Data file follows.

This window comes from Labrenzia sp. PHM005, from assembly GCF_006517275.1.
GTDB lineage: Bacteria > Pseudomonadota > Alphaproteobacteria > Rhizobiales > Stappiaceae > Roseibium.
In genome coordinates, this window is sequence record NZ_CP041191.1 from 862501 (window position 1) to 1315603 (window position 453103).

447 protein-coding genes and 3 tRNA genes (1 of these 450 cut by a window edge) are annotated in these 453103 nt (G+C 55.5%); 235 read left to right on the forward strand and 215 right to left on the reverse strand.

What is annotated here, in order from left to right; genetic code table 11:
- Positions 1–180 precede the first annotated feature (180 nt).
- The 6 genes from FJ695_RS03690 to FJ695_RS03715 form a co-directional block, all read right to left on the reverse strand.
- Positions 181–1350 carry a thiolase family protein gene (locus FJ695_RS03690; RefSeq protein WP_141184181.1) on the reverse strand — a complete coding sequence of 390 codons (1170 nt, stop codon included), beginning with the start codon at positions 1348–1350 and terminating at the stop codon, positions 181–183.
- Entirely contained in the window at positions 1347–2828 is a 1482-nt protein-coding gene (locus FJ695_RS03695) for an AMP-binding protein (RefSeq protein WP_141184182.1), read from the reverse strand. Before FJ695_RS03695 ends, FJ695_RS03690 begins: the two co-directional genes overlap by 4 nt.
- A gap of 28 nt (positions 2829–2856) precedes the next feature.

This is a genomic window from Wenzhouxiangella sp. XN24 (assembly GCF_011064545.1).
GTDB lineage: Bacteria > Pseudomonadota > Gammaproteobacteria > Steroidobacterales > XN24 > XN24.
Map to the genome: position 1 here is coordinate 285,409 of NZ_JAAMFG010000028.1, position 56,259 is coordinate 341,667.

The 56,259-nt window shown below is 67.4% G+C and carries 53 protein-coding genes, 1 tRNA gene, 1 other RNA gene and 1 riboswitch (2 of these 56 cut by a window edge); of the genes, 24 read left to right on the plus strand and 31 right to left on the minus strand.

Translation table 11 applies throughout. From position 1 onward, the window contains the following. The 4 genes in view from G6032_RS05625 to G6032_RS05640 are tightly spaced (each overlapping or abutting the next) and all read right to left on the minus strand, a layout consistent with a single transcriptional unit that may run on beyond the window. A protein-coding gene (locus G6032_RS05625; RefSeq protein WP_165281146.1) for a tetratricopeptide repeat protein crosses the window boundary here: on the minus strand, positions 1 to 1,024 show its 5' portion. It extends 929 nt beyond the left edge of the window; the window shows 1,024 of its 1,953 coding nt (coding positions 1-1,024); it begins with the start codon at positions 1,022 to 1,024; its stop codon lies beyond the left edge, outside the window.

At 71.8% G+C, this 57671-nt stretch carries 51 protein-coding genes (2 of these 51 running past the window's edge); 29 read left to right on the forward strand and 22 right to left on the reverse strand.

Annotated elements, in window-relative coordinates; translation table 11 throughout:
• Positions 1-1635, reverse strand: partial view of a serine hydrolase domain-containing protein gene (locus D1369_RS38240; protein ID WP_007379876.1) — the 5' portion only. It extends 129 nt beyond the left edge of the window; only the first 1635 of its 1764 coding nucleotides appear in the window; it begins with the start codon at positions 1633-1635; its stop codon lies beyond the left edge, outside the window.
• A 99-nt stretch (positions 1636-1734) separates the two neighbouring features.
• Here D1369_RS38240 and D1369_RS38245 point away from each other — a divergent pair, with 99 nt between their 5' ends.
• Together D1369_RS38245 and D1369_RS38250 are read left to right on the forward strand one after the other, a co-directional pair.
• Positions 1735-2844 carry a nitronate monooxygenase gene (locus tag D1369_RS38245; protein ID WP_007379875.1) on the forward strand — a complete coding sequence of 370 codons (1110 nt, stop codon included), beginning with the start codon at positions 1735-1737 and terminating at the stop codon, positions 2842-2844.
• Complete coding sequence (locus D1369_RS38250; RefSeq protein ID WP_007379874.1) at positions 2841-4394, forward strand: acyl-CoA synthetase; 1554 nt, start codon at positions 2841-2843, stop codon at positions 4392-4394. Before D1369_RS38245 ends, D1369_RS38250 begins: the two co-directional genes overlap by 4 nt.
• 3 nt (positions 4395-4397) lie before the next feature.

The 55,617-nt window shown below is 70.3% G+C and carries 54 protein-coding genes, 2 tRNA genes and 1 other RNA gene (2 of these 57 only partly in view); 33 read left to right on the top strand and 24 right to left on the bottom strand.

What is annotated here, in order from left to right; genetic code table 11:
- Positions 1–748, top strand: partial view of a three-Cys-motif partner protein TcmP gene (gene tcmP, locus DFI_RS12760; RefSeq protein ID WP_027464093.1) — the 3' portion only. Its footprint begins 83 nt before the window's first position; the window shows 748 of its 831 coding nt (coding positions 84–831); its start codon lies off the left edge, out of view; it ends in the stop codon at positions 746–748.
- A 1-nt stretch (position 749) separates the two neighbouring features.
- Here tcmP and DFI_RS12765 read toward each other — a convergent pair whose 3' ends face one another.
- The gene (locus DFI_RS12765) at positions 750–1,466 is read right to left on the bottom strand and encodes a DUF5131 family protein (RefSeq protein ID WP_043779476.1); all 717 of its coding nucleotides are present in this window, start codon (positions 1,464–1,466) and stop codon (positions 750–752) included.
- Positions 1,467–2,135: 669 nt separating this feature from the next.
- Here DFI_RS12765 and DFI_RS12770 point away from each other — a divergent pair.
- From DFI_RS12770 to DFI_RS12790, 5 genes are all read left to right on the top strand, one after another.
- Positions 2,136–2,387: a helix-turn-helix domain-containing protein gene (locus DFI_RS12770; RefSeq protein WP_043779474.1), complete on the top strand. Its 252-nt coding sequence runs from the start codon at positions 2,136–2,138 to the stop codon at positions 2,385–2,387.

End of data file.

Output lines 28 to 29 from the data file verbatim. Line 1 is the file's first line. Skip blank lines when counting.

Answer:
- A 1-nt stretch (position 749) separates the two neighbouring features.
- Here tcmP and DFI_RS12765 read toward each other — a convergent pair whose 3' ends face one another.